Thursday, September 26, 2013

My writing (blog four)

I am skeptical of my ability to trace my writing's development. I am initially inclined to think I have always been an almost exclusively non-fiction reader and writer, whose regard for fiction has always been tied to the extent that a work dealt with non-fiction in a serious way, while simultaneously maintaining that such a thing as "non-fiction" does not exist -- it's all fictionalized representations of a subjective and intangible, so-called reality. But I can't have always been this boring.

When I was young I would draw on anything with a blank margin, particularly when bored. This led to church programs covered in grotesque, distorted figures and other strange drawings. Later my mom would inform me I was forbidden from drawing pictures on church programs. I was left with words, which were supposed to limit my thoughts to reflection on church subjects. For the most part, my writings began as incoherent non-religious thoughts, words heard I didn't understand, and flat observations about the people around me. When finally I turned to church subjects years later, what resulted escaped mere 'reflection.' I would document paradoxes in lessons, unanswered questions, and the vague platitude-swapping that was so often passed off as discussion. I would later discover that developing these ideas into a stand-alone work was called "essay."

I was raised in a literary environment -- my home, that is. My mother, a single parent, public school teacher with a Master's in Linguistics, placed the arts above almost anything else in my formative years. The author whose work introduced me to the essay form was Mark Twain. I don't remember a lot of the first essays I read, but I do remember -- strange as it may be -- the feeling of not understanding. I remember reading pages filled with references to whom and/or which I was in the dark. I remember thinking that it seemed impossible to read and understand all of what was required to understand what Twain was saying. Looking bad, this seems somewhat pathetic; he was (and remains) one of the most profound and accessible writers of American history. As a early teen, however, I simply didn't have the background -- yet. This, in a sense, informs the ways I approach a student's non-undesrtanding, misunderstanding, etc. It's not as if they don't understand, and that's that -- it's that they don't understand yet. As regards cultural capital, we are all born tabula rasa.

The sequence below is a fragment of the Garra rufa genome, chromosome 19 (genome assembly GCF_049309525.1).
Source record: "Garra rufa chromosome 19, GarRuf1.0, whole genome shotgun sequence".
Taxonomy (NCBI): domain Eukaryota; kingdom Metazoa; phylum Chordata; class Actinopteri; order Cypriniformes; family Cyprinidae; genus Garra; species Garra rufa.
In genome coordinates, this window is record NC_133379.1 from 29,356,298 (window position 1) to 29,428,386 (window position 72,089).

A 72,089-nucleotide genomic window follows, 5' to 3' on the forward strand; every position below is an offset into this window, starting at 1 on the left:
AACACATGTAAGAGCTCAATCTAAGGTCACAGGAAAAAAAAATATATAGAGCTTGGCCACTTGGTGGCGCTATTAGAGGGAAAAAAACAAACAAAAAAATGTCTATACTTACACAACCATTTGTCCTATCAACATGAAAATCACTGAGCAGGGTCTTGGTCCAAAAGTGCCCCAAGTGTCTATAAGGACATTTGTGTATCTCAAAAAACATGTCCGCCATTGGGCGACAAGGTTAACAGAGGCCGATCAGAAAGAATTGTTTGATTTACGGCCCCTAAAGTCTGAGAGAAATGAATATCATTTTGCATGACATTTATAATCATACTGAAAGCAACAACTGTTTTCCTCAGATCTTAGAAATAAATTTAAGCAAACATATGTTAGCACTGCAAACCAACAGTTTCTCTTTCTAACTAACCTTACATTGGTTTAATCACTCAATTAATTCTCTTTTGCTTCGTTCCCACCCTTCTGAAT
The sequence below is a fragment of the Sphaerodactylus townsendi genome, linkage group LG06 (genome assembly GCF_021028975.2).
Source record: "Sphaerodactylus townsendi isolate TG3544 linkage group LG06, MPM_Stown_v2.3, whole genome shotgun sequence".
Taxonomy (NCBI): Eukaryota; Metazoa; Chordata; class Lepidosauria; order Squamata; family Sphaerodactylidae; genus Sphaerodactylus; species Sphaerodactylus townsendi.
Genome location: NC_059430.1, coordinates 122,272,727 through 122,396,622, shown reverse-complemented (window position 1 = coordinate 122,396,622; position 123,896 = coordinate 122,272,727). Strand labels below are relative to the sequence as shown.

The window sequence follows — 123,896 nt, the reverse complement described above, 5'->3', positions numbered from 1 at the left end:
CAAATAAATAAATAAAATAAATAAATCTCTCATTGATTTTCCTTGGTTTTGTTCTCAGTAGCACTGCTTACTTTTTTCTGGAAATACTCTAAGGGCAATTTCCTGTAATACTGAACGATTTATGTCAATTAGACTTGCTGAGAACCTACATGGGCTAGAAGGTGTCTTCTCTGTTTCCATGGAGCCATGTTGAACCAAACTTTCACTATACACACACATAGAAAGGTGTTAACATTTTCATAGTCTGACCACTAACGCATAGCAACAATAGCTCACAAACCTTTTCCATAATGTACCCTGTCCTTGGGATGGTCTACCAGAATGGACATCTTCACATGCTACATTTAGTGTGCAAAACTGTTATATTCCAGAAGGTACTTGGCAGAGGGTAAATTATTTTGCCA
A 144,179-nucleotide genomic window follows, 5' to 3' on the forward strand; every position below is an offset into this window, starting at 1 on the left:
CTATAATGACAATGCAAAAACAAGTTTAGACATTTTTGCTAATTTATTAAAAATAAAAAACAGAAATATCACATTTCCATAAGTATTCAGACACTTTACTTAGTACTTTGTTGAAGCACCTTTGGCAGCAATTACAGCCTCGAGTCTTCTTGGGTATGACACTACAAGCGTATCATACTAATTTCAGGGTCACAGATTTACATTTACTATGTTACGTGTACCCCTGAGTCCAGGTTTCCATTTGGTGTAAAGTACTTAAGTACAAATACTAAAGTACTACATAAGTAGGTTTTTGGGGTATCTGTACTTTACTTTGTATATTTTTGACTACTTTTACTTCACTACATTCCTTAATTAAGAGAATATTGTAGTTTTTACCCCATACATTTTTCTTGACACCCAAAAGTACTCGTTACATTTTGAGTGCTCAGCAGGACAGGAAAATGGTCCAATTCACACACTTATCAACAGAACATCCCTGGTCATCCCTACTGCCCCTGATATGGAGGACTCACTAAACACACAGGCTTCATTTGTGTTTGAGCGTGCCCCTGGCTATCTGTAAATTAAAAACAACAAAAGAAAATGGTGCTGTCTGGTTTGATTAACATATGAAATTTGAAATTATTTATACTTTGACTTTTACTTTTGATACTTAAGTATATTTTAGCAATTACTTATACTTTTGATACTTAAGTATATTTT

My writing developing alongside my reading over the years -- and, strangely, this happened mostly outside of school. I have always found it difficult to be as engaged with required reading as I am with my own intellectual pursuits. There is an element of personal interest at play, but there's also some psychological aspect to my aversion to assigned reading. Further, for me, writing has always been an extension of reading, perhaps with the addition of observing the world around me. And when I say writing, sadly, I refer almost entirely to essay writing -- which I love nothing more than to create myself after absorbing the work of others.


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